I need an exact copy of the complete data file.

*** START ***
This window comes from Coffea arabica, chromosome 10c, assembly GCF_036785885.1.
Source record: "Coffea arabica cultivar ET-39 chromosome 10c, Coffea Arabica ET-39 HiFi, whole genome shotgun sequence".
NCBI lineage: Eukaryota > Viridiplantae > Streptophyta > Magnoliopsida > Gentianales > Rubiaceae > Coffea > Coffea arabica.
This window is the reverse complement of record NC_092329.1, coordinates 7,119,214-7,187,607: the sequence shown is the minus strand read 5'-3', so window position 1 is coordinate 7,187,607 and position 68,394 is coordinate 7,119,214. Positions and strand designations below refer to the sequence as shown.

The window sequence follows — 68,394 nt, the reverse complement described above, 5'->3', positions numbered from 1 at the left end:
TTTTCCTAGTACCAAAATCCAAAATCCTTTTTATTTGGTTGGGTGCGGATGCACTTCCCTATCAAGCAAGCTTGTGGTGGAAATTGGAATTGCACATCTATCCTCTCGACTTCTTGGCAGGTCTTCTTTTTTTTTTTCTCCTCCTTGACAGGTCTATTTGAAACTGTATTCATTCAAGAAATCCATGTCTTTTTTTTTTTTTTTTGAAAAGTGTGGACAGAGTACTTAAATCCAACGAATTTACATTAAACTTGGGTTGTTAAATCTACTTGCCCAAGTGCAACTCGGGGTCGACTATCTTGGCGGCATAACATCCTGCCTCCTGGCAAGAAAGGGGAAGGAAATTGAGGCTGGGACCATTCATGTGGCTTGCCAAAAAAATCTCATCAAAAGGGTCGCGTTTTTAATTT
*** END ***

This window comes from Coffea arabica, chromosome 10c, assembly GCF_036785885.1.
Source record: "Coffea arabica cultivar ET-39 chromosome 10c, Coffea Arabica ET-39 HiFi, whole genome shotgun sequence".
NCBI lineage: Eukaryota > Viridiplantae > Streptophyta > Magnoliopsida > Gentianales > Rubiaceae > Coffea > Coffea arabica.
This window is the reverse complement of record NC_092329.1, coordinates 7,119,214-7,187,607: the sequence shown is the minus strand read 5'-3', so window position 1 is coordinate 7,187,607 and position 68,394 is coordinate 7,119,214. Positions and strand designations below refer to the sequence as shown.

The window sequence follows — 68,394 nt, the reverse complement described above, 5'->3', positions numbered from 1 at the left end:
TTTTCCTAGTACCAAAATCCAAAATCCTTTTTATTTGGTTGGGTGCGGATGCACTTCCCTATCAAGCAAGCTTGTGGTGGAAATTGGAATTGCACATCTATCCTCTCGACTTCTTGGCAGGTCTTCTTTTTTTTTTTCTCCTCCTTGACAGGTCTATTTGAAACTGTATTCATTCAAGAAATCCATGTCTTTTTTTTTTTTTTTTGAAAAGTGTGGACAGAGTACTTAAATCCAACGAATTTACATTAAACTTGGGTTGTTAAATCTACTTGCCCAAGTGCAACTCGGGGTCGACTATCTTGGCGGCATAACATCCTGCCTCCTGGCAAGAAAGGGGAAGGAAATTGAGGCTGGGACCATTCATGTGGCTTGCCAAAAAAATCTCATCAAAAGGGTCGCGTTTTTAATTT